- Your family status will be taken into consideration. Are you married? Do you have children? This can help or hurt you based on your household size and whether you can afford to support a large family.
- Assets, resources, and financial status
- This criterion is pretty obvious to most people. The consular officer will look at your financial status, your income, your assets, and resources. This helps them determine if you can be self-sufficient after arriving the U.S. The more money and assets you have the better your chances of passing the public charge test. (Doesn’t this seem like classism to you?)
- Education and skills
- Whether you have a college degree or not will make a huge impact in your success in getting your visa or green card. Trump has said that he wants more educated young immigrants entering the US instead of non-educated older immigrants. This is mainly because the former would begin to work right away and pay taxes to Uncle Sam.
- Prospective immigration status
- Your immigration status can also play a role in whether you pass or fail the public charge test. Are you already in the US on a valid visa? Are you applying outside the country? Have you ever been approved for a US visa? Are you currently a green card holder?
- The expected period of admission
- The length of your stay will also be used to determine whether you at risk of becoming a public charge. They may use this along with your financial status to see if you can support yourself during your visit to the US.
- Sufficient Form I-864 (when required)
- Having a strong I-864 affidavit of support can really help your case. If you have a US citizen or LPR that has enough income or assets to financially support you, then you have a good chance of passing the public charge test. But this factor alone is not enough.
When it comes how the consular officers decide whether you have passed or failed the public charge test comes down to positive and negative factors.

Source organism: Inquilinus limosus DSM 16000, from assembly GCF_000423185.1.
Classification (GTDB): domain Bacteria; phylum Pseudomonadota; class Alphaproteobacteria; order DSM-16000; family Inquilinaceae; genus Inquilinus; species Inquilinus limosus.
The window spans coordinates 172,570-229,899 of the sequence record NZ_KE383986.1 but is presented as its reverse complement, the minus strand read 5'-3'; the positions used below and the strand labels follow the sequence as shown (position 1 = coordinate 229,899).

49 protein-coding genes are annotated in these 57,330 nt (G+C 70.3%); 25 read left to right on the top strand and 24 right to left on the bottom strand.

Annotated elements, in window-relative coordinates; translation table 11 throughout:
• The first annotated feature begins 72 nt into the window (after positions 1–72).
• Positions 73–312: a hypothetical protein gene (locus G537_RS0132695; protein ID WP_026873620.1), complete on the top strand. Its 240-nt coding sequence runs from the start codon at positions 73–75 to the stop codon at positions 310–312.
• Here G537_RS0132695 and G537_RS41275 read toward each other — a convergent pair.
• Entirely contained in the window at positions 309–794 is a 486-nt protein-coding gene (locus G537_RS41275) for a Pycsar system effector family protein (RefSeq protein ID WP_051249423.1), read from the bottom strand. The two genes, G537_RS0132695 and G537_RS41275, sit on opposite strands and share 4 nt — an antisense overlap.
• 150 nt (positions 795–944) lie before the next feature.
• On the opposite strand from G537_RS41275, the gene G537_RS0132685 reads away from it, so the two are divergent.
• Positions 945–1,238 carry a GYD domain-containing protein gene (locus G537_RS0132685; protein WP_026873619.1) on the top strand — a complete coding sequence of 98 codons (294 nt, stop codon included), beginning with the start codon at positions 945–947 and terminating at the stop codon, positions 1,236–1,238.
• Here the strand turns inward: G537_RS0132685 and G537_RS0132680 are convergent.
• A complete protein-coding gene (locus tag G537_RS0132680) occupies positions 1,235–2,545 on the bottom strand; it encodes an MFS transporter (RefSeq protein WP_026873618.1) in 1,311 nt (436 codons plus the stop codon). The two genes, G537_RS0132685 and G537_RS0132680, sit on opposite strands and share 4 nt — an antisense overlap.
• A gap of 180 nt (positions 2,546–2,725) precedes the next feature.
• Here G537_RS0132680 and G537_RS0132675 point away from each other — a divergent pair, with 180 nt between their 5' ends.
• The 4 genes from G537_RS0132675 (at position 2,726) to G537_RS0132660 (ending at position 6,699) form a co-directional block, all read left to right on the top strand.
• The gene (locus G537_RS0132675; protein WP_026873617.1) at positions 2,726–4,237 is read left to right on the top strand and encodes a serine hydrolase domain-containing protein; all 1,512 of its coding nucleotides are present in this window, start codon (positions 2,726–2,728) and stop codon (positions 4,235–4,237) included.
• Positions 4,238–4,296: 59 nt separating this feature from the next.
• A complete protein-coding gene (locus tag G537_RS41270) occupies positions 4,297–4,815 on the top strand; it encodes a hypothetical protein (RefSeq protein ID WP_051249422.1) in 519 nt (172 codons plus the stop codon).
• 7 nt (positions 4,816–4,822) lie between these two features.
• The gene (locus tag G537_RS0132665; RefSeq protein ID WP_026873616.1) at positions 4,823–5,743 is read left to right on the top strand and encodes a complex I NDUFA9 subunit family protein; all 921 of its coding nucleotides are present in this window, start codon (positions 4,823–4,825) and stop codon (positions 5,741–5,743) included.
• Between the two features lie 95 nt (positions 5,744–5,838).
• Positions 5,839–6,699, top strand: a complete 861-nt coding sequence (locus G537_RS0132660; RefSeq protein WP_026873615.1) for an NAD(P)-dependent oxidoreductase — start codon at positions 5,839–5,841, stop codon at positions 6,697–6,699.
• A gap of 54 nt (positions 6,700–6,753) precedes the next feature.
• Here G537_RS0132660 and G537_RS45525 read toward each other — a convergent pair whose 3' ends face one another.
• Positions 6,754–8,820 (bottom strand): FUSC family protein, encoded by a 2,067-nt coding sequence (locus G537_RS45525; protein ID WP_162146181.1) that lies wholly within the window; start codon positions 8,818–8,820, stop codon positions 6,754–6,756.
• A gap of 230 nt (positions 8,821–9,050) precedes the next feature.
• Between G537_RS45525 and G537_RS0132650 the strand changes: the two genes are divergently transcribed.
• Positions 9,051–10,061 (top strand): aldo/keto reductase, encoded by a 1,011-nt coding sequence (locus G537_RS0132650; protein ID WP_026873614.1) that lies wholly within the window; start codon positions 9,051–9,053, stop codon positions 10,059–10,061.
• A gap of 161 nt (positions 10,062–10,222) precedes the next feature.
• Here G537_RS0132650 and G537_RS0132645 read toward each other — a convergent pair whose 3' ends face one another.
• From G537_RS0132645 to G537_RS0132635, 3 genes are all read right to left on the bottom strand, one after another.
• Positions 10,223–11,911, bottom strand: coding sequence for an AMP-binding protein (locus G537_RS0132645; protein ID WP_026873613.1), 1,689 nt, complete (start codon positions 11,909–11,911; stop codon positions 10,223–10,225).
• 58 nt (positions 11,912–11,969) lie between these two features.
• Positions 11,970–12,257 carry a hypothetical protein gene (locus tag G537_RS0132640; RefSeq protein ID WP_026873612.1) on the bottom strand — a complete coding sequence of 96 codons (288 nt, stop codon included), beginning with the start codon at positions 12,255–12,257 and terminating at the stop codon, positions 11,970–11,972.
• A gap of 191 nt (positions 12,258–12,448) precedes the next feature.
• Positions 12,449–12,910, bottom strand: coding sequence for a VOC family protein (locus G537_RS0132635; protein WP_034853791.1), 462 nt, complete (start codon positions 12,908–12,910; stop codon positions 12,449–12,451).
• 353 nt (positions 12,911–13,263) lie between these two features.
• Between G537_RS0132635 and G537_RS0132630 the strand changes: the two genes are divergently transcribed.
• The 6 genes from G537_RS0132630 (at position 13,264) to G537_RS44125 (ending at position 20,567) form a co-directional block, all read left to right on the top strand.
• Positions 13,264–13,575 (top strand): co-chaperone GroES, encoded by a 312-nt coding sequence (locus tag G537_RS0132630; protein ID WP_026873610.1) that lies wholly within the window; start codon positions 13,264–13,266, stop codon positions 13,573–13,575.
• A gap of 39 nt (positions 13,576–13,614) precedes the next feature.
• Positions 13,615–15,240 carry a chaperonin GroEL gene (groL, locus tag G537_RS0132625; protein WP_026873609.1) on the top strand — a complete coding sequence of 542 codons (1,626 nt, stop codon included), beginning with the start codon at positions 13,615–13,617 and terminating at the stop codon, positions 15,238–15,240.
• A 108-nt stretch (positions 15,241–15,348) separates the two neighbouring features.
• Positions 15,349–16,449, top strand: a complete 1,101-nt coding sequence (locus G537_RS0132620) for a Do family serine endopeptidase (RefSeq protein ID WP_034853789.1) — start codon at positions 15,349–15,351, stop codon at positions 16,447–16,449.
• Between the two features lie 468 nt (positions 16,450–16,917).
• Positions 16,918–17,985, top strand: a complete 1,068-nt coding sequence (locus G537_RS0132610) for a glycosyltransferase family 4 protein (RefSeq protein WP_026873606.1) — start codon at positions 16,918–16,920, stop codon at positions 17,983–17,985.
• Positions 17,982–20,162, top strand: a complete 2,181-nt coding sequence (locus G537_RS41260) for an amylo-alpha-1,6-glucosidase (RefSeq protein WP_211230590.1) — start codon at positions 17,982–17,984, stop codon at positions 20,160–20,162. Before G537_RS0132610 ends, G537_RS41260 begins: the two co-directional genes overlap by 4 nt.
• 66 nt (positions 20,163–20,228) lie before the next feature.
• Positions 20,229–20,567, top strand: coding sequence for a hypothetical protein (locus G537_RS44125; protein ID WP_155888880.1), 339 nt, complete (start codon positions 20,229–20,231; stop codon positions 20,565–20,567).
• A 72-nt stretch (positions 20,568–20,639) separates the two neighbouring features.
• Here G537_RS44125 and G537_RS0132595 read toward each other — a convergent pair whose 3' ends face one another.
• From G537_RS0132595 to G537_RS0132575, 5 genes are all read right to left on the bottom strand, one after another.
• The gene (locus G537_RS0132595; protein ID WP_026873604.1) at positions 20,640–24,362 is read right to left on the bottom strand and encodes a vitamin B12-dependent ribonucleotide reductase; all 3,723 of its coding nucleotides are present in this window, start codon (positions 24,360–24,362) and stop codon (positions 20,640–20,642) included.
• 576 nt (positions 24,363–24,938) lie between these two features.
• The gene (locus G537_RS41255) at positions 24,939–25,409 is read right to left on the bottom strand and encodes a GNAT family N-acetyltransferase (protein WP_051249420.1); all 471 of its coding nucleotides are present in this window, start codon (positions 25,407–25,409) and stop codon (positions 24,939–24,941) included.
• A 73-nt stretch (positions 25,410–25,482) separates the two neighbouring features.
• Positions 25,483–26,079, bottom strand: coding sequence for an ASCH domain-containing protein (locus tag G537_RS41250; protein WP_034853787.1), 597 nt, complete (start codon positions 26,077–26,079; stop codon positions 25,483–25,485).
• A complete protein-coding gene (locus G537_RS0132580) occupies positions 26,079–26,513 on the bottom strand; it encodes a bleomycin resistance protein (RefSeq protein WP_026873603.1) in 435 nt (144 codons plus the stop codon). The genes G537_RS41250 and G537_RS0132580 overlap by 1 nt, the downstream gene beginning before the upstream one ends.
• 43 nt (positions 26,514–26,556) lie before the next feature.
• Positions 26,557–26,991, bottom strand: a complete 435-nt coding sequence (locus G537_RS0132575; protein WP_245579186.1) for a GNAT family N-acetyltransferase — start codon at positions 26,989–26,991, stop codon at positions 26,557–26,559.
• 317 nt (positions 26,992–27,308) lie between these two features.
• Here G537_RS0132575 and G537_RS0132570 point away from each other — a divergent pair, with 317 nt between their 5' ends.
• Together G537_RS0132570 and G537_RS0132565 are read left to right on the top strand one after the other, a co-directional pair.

Basically, you’ll want to have more positive than negative factors surrounding your case. It’s just that simple!
- Household income is above 250% of the poverty guidelines for household size
- You are authorized to work and currently employed in a legal industry with an annual income of at least 250% of poverty guidelines for household size
- You have private health insurance for your expected period of admission (can’t receive subsidies such as tax credits)
The chart below is the current poverty guidelines for 2019. I’ve also highlighted in RED how much 250% of the poverty guidelines really are.
If you make than the numbers in red for your household size, this is a positive factor!
As you can see, there are way more negative factors than positive. I believe this was intentional.
Try to avoid as many of these negative factors as possible so that you have a better chance of passing the new public charge rule.
- Current use of public benefits
- Amount of benefits used
- Use of cash benefits over 12 months
- Use of non-cash benefits for more than 12 months in any previous 36-month period
- Previously found to be inadmissible or deportable based on public charge grounds.
- Use of cash benefits plus the use of noncash benefits for more than nine months in any previous 36-month period
- Being younger than 18 or older than 61 years of age
- Having a medical condition that may affect your ability to work, attend school or care for yourself
- Not having sufficient resources to cover the medical condition
- Not having private health insurance
- Having several children or other dependent family members
- If you have limited English proficiency
- Having bad credit or a low credit score
- Having no employment history
What Are Public Charge Bonds?